When slavery ended these evil stereotypes lived on justifying the rape of African American Women.

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There is a term for manipulating a victims reality so that the doubt themselves, Gaslighting. We would argue that gaslighting is the one of the most terrifying forms of metal and emotional abuse. A true horror story for women. In the two films called Gaslight a trusted husband purposefully attempts to drive is wife insane by moving and hiding objects in order to undermine her reality. A man hurls crazy at a woman like a weapon devaluing everything she is in one swift stroke, which brings us back to Gothika. Gaslighting works when the woman or society trusts the abuser, so how can we “Trust someone when they think you are crazy.”

Ladies of Horror: Breaking In and Women of Color in Horror


Written by Cat Wilson of catthewilson.com
Today’s pick is actually going to be a longer post about women of color in horror movies. We looked hard for movies with women of color in lead roles that where in empowering. Unfortunately, there was very little to choose from. Breaking In had a great premise, a black mother protecting her kids but the plot and dialog was clumsy. Even though Gabrielle Union gave a fantastic performance it was frustrating that the rest of the movie didn’t match her. But why are there so few movies horror and otherwise with women of color? Where is the Get Out for black women?
Unfortunately, when looking back for strong women of color characters in past films, they are often in the role of the “other": such as Lisa Bonet as the Voodoo Succubus/Victim in Angel Heart or Aaliyah in Queen of the Damned.

While films have been slowly more inclusive starting with Rachel True in The Craft, Naomie Harris’ fantastic role in 28 Days Later (a movie that also passes the Bechdel Test. Just saying.), recently Tessa Thompson and Gina Rodriguez in Annihilation and Li Bingbing in The Meg. Often women of color are co-stars to a white actors.

When there is a black woman lead film it tends to be torn apart by critics. Just look at Rotten Tomatoes: Breaking In 20%, Alexa Woods in Alien vs. Predator 20%, and Gothika 14%. There is an notable exception of Sennia Nanua playing Melanie in The Girl with All the Gifts, however she is a girl and not a woman.

We had a theory and to test it we watched Gothika, which will be our review for tomorrow. Because spoiler alert, it’s not a bad movie. It’s not Get Out but it’s on par with What Lies Beneath which has a 46% Rotten Tomato rating. Even Roger Ebert gave Gothika 3 out of 4 stars and amazon.com rates it as 4.3 out of 5. So why all the hate on Rotten Tomatoes… because the majority of the reviewers are either white or male. BlackHorrorMovies.com gave this film a 2.7 out of 5 but although the reviewer isn’t named they opened their review with “Halle Berry is hot. And at one point in my life, that would’ve been enough. (I actually bought Swordfish for about 20 seconds’ worth of boob.)” So yeah there might be some male bias here.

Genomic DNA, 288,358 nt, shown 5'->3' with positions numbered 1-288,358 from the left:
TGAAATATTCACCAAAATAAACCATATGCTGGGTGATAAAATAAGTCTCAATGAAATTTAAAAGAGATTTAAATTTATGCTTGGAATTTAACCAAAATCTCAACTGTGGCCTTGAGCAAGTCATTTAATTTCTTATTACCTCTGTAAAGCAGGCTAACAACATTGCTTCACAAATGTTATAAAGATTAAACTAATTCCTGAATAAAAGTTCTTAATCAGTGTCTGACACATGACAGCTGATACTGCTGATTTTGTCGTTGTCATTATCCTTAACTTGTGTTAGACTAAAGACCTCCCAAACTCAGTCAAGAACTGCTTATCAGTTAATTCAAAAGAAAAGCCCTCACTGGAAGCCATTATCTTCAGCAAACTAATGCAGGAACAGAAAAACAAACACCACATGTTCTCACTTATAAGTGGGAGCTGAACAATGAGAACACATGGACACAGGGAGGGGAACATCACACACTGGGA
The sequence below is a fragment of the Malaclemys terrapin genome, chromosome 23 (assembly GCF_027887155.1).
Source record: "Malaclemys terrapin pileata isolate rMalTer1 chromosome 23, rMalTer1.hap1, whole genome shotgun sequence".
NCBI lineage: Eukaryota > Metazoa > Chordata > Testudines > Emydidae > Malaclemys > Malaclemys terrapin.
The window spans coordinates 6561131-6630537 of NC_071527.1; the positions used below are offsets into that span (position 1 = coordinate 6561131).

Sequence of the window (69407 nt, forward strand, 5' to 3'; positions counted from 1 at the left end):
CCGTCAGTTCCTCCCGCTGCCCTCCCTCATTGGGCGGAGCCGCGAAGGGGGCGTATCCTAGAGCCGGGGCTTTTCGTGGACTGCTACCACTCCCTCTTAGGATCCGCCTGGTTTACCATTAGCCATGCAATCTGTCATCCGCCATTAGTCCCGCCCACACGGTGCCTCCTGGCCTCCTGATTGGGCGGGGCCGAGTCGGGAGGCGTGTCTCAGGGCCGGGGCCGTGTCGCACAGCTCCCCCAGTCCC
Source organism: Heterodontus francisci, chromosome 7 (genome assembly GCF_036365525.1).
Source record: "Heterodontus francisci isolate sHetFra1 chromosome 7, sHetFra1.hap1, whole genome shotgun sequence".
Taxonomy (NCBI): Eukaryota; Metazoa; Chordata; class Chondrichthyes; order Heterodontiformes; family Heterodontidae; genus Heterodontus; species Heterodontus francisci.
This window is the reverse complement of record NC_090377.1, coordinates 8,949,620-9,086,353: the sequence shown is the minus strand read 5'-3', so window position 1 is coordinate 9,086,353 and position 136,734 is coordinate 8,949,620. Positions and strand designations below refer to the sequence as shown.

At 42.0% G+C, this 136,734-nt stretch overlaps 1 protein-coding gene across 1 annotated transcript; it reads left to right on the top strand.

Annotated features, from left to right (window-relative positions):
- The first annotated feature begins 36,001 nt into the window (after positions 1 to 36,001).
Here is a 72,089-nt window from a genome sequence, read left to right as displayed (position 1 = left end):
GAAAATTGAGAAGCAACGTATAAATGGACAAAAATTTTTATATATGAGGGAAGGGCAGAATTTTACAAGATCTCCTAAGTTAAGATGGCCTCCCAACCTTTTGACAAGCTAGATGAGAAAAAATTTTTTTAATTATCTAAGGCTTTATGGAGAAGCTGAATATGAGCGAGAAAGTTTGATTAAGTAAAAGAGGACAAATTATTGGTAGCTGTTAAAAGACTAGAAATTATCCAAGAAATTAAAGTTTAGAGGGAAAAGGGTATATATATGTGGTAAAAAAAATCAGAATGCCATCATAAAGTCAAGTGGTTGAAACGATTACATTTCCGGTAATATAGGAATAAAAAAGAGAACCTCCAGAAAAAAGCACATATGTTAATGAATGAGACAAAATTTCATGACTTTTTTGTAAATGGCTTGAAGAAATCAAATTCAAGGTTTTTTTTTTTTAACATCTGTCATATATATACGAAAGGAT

To close, we are on the hunt for a fantastic art house film that have black women in the lead and received accolades at Sundance… Does anyone know where we can watch Hair Wolf??

Ladies of Horror: Under the Shadow


Written by Cat Wilson, catthewilson.com
Today’s pick is the Farsi-Language war time horror film, Under the Shadow. Shideh was a medical student who is forced to abandon her dreams of becoming a doctor because her past political activism and also because she is a woman. It is the late 1980’s, Shideh’s husband Iraj is drafted to the front lines of Iran-Iraq War leaving her to care for their daughter Dorsa in Tehran. One night during a bombing, a missile lands without exploding on the floor above their apartment. Dorsa believes that a djinn (western audience might recognize this as a genie, a supernatural spirit) beings haunting them. This is a film about systematic oppression. Cultural oppression that prevents Shideh from being a doctor or leaving her house without her chador and the oppression of war. Something especially creative with this film the djinn often takes the shape of a chandor, which the women of Tehran were forced to wear under Sharia Law. It is literally a specter of oppression.